(CNN) — During his brief trip to Singapore for a historic summit with North Korean dictator Kim Jong Un, President Donald Trump was introduced to North Korean Gen. No Kwang Chol. Trump extended his hand. Chol saluted. Trump saluted back. Then the two men shook hands.
Trump’s decision to salute a high-ranking general in an authoritarian country with a long history of human rights abuses has created something of a stir. The salute is, according to military protocol, a sign of respect and mutual admiration. For the President of the United States to send that signal to a North Korean general struck many people as odd at best, and insulting at worst, to the tens of thousands of North Koreans who have struggled under Kim’s dictatorship.
I’ll leave that debate to others. What I am most interested is why Trump saluted at all. And I can think of two broad theories to answer that question.
1) Trump didn’t really know what he was doing.
Trump made very clear in the run-up to the Singapore summit that he wasn’t doing much in the way of preparation because, well, he didn’t think he needed to.
“I think I’m very well-prepared,” Trump told reporters during a photo-op with Japanese Prime Minister Shinzo Abe before heading to Singapore. “I don’t think I have to prepare very much. It’s about attitude.”
Now. The White House told CNN Thursday that Trump had been briefed on the various protocols to remember in dealing with Kim and the other North Koreans. And he did avoid donning a big smile when he first met and shook hands with Kim.
But simply because someone told Trump — or told someone to tell Trump — what saluting any North Korean military member might mean doesn’t mean that Trump listened or remembered (or cared).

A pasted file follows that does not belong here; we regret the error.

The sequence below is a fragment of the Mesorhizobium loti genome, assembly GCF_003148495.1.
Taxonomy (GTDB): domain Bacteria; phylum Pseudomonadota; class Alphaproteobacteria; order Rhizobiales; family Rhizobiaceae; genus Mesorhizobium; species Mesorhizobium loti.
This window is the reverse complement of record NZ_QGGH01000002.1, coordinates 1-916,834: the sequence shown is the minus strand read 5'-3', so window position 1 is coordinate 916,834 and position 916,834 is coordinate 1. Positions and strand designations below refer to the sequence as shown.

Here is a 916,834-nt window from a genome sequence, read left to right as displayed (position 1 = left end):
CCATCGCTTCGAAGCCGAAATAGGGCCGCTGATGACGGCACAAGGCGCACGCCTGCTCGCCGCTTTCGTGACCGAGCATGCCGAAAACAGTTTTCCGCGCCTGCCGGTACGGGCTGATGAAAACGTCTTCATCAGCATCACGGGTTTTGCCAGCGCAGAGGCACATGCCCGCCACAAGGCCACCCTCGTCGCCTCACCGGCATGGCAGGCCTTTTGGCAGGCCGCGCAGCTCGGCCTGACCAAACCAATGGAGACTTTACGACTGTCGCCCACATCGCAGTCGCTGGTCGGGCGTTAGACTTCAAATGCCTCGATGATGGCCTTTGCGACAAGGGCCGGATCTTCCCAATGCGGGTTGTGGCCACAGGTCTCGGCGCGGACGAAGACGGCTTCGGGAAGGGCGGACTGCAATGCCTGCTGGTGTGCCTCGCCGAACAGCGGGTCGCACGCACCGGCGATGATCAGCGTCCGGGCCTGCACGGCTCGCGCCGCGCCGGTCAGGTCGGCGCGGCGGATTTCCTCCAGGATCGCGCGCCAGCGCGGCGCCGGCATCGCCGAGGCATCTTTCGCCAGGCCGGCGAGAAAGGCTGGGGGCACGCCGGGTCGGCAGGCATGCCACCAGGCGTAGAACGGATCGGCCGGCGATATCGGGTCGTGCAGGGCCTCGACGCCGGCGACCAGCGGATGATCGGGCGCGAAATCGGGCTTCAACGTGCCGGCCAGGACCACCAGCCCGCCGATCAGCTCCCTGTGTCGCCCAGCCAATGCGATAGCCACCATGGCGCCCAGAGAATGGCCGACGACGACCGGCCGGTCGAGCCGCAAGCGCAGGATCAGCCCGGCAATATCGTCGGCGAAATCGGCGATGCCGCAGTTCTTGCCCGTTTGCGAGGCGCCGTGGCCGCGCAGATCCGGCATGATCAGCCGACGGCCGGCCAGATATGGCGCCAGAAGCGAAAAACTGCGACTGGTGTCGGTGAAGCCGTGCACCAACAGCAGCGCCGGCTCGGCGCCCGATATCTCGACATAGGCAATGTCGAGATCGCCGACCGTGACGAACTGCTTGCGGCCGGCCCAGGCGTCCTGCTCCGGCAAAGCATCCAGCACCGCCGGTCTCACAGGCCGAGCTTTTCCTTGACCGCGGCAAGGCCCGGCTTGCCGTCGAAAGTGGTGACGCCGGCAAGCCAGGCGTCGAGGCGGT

What we know about Trump is that he admires the military. He stockpiled his Cabinet with generals and took to referring to them as “my generals.” He loves the toughness and discipline of the military. And that admiration isn’t just reserved for American troops. Remember Trump’s awe at the Bastille Day parade he witnessed alongside French president Emmanuel Macron.
It’s uniquely possible that Trump saw a military man saluting him and responded, out of habit, in kind. And that he neither thought about it before it happened or after it was over.
2) Trump knew exactly what he was doing.
There’s little question that Trump went into the summit with Kim thinking that you catch more flies with honey than with vinegar.
He had gone the vinegar route months before, describing Kim as “Little Rocket Man” on Twitter and reminding the North Korean dictator who had the bigger nuclear button. Heck, Trump had even called off the summit briefly when North Korea attacked Vice President Mike Pence as a know-nothing.
It was clear in the final days before the summit, however, that Trump was in flattery mode. He expressed optimism that the summit would work out and that he and Kim would get along well.
When Trump strode out to shake Kim’s hand, he did so warmly, putting his left hand on Kim’s elbow in a welcoming gesture. From that point until the moment Trump left Singapore, everything he did and said was designed to make clear that he respected Kim and wanted to get a denuclearization deal done.
Trump was, in his own unique way, showing that he was willing to meet Kim more than halfway to make this work. And that he understood and respected Kim’s views and how he has run his country. (Trump’s willingness to brush aside Kim’s record on human rights is, um, troubling.)
Saluting a North Korean general who saluted him is totally in keeping with sending a message of respect to Kim — and keeping alive, in Trump’s mind, the possibility of a deal.
Which is it? Did Trump blunder into a quasi-international incident? Or did he purposely salute as a part of a broader strategy aimed at putting the North Koreans in the best possible mindset to make a deal?
As always with Trump’s motivations, it’s anybody’s guess.
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